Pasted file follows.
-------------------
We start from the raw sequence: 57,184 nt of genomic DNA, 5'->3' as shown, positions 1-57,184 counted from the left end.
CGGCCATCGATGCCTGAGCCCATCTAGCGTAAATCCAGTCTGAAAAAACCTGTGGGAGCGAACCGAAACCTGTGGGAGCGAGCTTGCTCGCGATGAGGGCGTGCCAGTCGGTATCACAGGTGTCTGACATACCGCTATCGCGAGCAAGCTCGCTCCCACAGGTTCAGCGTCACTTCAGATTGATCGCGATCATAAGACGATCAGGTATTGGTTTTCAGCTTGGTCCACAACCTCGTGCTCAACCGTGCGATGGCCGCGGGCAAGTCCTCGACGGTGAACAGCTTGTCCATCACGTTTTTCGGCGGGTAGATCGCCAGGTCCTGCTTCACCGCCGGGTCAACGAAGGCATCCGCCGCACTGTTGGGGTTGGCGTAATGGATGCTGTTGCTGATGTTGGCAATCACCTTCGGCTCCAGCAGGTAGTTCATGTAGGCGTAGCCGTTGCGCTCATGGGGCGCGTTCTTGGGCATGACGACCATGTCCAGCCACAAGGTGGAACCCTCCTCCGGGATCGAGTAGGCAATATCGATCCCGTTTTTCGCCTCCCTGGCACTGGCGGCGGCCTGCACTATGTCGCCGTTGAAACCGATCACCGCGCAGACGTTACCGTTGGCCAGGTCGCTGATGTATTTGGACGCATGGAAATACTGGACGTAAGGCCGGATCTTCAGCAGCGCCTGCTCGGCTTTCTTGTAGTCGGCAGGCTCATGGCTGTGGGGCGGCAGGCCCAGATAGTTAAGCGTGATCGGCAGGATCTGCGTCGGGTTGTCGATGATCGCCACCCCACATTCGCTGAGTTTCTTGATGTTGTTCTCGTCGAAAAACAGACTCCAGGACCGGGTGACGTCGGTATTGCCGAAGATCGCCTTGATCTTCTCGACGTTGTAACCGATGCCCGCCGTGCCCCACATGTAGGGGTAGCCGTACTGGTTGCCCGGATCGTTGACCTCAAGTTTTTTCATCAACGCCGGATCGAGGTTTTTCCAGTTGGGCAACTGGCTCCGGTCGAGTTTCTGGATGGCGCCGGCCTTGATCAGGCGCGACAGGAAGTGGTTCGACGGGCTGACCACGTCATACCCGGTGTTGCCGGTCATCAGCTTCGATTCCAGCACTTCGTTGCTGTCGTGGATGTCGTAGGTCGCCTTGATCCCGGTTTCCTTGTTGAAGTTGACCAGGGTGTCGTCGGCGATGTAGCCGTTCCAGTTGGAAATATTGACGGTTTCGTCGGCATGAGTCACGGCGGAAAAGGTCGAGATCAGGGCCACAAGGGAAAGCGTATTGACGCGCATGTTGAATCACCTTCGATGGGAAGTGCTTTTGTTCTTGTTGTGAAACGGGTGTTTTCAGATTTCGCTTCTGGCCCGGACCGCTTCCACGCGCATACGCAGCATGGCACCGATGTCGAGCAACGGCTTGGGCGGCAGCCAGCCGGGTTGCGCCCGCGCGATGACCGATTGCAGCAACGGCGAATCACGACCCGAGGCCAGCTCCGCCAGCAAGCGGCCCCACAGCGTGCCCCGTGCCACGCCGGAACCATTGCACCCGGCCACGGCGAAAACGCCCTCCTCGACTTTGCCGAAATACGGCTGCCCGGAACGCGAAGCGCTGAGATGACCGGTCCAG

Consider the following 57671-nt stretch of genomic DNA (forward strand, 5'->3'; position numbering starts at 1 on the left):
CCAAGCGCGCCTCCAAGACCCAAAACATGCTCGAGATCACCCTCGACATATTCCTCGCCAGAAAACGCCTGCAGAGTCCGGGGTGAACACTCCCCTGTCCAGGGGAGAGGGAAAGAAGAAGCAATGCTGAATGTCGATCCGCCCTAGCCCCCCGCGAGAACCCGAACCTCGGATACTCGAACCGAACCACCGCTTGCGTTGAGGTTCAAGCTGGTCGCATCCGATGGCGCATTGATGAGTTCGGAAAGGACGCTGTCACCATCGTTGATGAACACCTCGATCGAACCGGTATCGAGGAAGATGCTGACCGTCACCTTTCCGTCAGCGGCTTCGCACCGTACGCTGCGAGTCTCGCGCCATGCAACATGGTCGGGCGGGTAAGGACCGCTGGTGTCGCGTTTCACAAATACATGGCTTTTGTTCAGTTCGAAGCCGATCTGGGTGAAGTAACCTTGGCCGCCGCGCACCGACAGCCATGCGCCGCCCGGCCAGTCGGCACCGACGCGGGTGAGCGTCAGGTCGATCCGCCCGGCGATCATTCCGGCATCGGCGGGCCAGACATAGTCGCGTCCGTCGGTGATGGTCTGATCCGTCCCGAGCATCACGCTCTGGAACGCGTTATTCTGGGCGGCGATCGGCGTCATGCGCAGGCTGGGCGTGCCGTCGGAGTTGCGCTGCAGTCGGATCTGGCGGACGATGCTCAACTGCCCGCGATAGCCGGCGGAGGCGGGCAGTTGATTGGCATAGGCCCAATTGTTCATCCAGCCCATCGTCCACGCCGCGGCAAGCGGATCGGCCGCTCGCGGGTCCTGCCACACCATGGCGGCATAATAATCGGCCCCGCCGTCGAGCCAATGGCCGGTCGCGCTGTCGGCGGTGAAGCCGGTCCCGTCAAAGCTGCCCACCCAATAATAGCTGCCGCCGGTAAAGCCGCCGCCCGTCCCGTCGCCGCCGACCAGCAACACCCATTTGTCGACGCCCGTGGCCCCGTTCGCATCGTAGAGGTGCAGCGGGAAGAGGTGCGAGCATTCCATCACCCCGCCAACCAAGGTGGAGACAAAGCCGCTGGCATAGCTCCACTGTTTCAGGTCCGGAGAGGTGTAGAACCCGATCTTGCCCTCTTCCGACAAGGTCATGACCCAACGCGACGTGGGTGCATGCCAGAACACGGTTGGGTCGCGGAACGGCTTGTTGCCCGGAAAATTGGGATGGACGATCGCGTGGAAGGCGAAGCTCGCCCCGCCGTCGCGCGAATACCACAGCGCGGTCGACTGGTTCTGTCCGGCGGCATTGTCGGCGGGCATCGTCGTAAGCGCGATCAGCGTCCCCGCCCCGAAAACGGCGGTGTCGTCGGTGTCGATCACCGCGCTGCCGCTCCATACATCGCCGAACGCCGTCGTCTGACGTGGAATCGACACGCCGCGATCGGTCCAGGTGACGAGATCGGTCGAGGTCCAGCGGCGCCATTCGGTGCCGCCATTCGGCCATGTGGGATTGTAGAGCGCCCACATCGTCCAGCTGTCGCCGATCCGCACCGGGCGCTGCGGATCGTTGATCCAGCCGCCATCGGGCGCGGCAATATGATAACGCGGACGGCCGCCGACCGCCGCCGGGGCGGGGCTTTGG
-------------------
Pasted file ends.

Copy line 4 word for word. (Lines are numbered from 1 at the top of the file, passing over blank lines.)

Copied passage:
CCAAGCGCGCCTCCAAGACCCAAAACATGCTCGAGATCACCCTCGACATATTCCTCGCCAGAAAACGCCTGCAGAGTCCGGGGTGAACACTCCCCTGTCCAGGGGAGAGGGAAAGAAGAAGCAATGCTGAATGTCGATCCGCCCTAGCCCCCCGCGAGAACCCGAACCTCGGATACTCGAACCGAACCACCGCTTGCGTTGAGGTTCAAGCTGGTCGCATCCGATGGCGCATTGATGAGTTCGGAAAGGACGCTGTCACCATCGTTGATGAACACCTCGATCGAACCGGTATCGAGGAAGATGCTGACCGTCACCTTTCCGTCAGCGGCTTCGCACCGTACGCTGCGAGTCTCGCGCCATGCAACATGGTCGGGCGGGTAAGGACCGCTGGTGTCGCGTTTCACAAATACATGGCTTTTGTTCAGTTCGAAGCCGATCTGGGTGAAGTAACCTTGGCCGCCGCGCACCGACAGCCATGCGCCGCCCGGCCAGTCGGCACCGACGCGGGTGAGCGTCAGGTCGATCCGCCCGGCGATCATTCCGGCATCGGCGGGCCAGACATAGTCGCGTCCGTCGGTGATGGTCTGATCCGTCCCGAGCATCACGCTCTGGAACGCGTTATTCTGGGCGGCGATCGGCGTCATGCGCAGGCTGGGCGTGCCGTCGGAGTTGCGCTGCAGTCGGATCTGGCGGACGATGCTCAACTGCCCGCGATAGCCGGCGGAGGCGGGCAGTTGATTGGCATAGGCCCAATTGTTCATCCAGCCCATCGTCCACGCCGCGGCAAGCGGATCGGCCGCTCGCGGGTCCTGCCACACCATGGCGGCATAATAATCGGCCCCGCCGTCGAGCCAATGGCCGGTCGCGCTGTCGGCGGTGAAGCCGGTCCCGTCAAAGCTGCCCACCCAATAATAGCTGCCGCCGGTAAAGCCGCCGCCCGTCCCGTCGCCGCCGACCAGCAACACCCATTTGTCGACGCCCGTGGCCCCGTTCGCATCGTAGAGGTGCAGCGGGAAGAGGTGCGAGCATTCCATCACCCCGCCAACCAAGGTGGAGACAAAGCCGCTGGCATAGCTCCACTGTTTCAGGTCCGGAGAGGTGTAGAACCCGATCTTGCCCTCTTCCGACAAGGTCATGACCCAACGCGACGTGGGTGCATGCCAGAACACGGTTGGGTCGCGGAACGGCTTGTTGCCCGGAAAATTGGGATGGACGATCGCGTGGAAGGCGAAGCTCGCCCCGCCGTCGCGCGAATACCACAGCGCGGTCGACTGGTTCTGTCCGGCGGCATTGTCGGCGGGCATCGTCGTAAGCGCGATCAGCGTCCCCGCCCCGAAAACGGCGGTGTCGTCGGTGTCGATCACCGCGCTGCCGCTCCATACATCGCCGAACGCCGTCGTCTGACGTGGAATCGACACGCCGCGATCGGTCCAGGTGACGAGATCGGTCGAGGTCCAGCGGCGCCATTCGGTGCCGCCATTCGGCCATGTGGGATTGTAGAGCGCCCACATCGTCCAGCTGTCGCCGATCCGCACCGGGCGCTGCGGATCGTTGATCCAGCCGCCATCGGGCGCGGCAATATGATAACGCGGACGGCCGCCGACCGCCGCCGGGGCGGGGCTTTGG